Much of Chinese Buddhist history developed within a patriarchal social framework, in which women were constrained in their practice, research, and propagation of Buddhism, and were therefore less likely to become Dharma heirs. Thus, there are fewer records of women than men in Buddhist literature. During the Song Dynasty, however, Buddhism was very popular and women increasingly participated in religious activities. This is reflected in historical records of the period, which include more frequent mention of women studying and practicing Chan than in earlier Buddhist literature. Miriam Levering’s research about women teaching Chan during the Song, her observations about Linji Chan and gender, Tahui’s teachings for women, and so on, and Ding-hwa E. Hsieh’s studies about images of women in Song Chan are all valuable contributions. As of yet, however, there have been few studies that specifically discuss the practice of Chan master Yuanwu Keqin (1063-1135) and his teachings for nuns and laywomen. This paper analyzes literary sources is an attempt to understand Yuanwu’s three methods of instructing female disciples, the unique characteristics of his teachings for women, and the Chan practice methods of his female disciples during the Song.
Yuanwu used three distinct teaching approaches when instructing disciples in their practice and study of Chan, depending on the character and potential of the student. The first approach was straightforward: to mediate on crucial kong-an (koan) phrases, such as “sucking up the water of the western river in a breath”. This method of instruction, which transcends reason and language, focusing directly on the mind, was for the sharpest students. The second approach involved questioning students and exposing their ignorance through a process of questioning, then pointing out the students’ weak points. The third approach involved providing beginners with commentaries and notes to explain the kong-an or Dharma teaching in detail.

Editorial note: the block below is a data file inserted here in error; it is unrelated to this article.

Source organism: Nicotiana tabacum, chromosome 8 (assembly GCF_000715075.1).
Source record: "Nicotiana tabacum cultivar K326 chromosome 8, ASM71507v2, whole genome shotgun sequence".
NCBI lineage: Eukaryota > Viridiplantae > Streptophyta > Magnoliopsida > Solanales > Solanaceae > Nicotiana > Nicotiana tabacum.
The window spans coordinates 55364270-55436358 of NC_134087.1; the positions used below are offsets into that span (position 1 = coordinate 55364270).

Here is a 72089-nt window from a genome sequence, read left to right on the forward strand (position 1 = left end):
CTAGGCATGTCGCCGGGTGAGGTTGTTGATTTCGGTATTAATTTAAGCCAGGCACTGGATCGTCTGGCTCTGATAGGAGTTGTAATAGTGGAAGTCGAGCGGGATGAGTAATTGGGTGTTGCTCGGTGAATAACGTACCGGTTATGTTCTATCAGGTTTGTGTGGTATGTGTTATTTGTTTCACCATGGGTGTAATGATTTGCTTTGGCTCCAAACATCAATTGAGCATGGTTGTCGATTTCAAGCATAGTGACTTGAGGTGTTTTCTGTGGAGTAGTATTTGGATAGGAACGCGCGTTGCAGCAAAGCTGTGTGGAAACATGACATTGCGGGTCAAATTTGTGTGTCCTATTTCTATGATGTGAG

Yuanwu’s 14 female disciples are mentioned in the Yuanwu Fokuo Chanshi Yulu, Wudeng Huiyuan, and Fokuo Keqin Chan Shi Xin Yao. Most of these women were from families of high social status, for example, Senior Imperial Consort Jiāo, Senior Imperial Consort Wang, Princess Ta-chang, Madam Yi-gou, Madam Qing-gou, Madam Zhang Guo-tai, Madam Fang, Jue An Dao Ren Zu Shi, Ling Ren Ben Ming, and so on. The last three became Yuanwu’s Dharma heirs, and the senior imperial consort Jiāo became the Dharma heir of Ta-hui. These female lay disciples supported Dharma gatherings, offered patronage to the sangha, and propagated the Dharma at the palace. They overcame the gender constraints of patriarchal history and society to practice and study Chan Buddhism. Yuanwu instructed these women in their investigation of kong-an by means of a three-fold method that depended solely on their talent, without gender discrimination. As a result, some of them achieved realization and became Dharma heirs. This paper will examine the methods of instruction that enabled these remarkable women to write an important page in the history of Song Dynasty Chan.
Yuanwu Keqin, Buddhist women, Song Chan, Kong-an Chan, Hau-t’ou Chan